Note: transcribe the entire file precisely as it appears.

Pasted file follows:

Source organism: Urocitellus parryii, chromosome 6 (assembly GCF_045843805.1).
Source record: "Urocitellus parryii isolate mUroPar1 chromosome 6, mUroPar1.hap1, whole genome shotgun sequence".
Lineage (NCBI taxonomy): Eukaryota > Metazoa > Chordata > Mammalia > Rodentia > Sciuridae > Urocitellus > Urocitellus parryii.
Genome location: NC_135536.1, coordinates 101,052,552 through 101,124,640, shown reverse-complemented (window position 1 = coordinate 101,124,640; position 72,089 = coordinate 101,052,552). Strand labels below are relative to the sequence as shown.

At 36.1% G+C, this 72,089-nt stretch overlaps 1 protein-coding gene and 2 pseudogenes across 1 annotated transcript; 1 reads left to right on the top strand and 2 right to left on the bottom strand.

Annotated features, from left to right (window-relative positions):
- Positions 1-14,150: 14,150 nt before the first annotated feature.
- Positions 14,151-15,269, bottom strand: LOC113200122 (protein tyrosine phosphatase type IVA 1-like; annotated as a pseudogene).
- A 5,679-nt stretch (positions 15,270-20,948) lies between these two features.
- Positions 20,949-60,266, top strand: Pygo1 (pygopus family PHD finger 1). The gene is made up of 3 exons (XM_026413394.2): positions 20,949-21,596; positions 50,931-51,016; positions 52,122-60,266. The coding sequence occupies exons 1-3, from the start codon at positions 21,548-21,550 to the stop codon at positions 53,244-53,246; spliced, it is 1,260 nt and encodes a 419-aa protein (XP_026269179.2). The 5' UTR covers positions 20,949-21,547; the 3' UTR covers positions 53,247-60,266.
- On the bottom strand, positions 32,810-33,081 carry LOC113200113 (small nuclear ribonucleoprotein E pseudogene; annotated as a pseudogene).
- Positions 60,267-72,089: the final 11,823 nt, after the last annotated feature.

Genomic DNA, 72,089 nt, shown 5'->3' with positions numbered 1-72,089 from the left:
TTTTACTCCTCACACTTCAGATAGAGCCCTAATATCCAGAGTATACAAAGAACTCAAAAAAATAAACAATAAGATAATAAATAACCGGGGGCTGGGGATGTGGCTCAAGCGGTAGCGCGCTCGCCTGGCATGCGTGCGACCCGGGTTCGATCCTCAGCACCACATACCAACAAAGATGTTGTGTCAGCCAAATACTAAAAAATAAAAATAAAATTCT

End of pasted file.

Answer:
Source organism: Urocitellus parryii, chromosome 6 (assembly GCF_045843805.1).
Source record: "Urocitellus parryii isolate mUroPar1 chromosome 6, mUroPar1.hap1, whole genome shotgun sequence".
Lineage (NCBI taxonomy): Eukaryota > Metazoa > Chordata > Mammalia > Rodentia > Sciuridae > Urocitellus > Urocitellus parryii.
Genome location: NC_135536.1, coordinates 101,052,552 through 101,124,640, shown reverse-complemented (window position 1 = coordinate 101,124,640; position 72,089 = coordinate 101,052,552). Strand labels below are relative to the sequence as shown.

At 36.1% G+C, this 72,089-nt stretch overlaps 1 protein-coding gene and 2 pseudogenes across 1 annotated transcript; 1 reads left to right on the top strand and 2 right to left on the bottom strand.

Annotated features, from left to right (window-relative positions):
- Positions 1-14,150: 14,150 nt before the first annotated feature.
- Positions 14,151-15,269, bottom strand: LOC113200122 (protein tyrosine phosphatase type IVA 1-like; annotated as a pseudogene).
- A 5,679-nt stretch (positions 15,270-20,948) lies between these two features.
- Positions 20,949-60,266, top strand: Pygo1 (pygopus family PHD finger 1). The gene is made up of 3 exons (XM_026413394.2): positions 20,949-21,596; positions 50,931-51,016; positions 52,122-60,266. The coding sequence occupies exons 1-3, from the start codon at positions 21,548-21,550 to the stop codon at positions 53,244-53,246; spliced, it is 1,260 nt and encodes a 419-aa protein (XP_026269179.2). The 5' UTR covers positions 20,949-21,547; the 3' UTR covers positions 53,247-60,266.
- On the bottom strand, positions 32,810-33,081 carry LOC113200113 (small nuclear ribonucleoprotein E pseudogene; annotated as a pseudogene).
- Positions 60,267-72,089: the final 11,823 nt, after the last annotated feature.

Genomic DNA, 72,089 nt, shown 5'->3' with positions numbered 1-72,089 from the left:
TTTTACTCCTCACACTTCAGATAGAGCCCTAATATCCAGAGTATACAAAGAACTCAAAAAAATAAACAATAAGATAATAAATAACCGGGGGCTGGGGATGTGGCTCAAGCGGTAGCGCGCTCGCCTGGCATGCGTGCGACCCGGGTTCGATCCTCAGCACCACATACCAACAAAGATGTTGTGTCAGCCAAATACTAAAAAATAAAAATAAAATTCT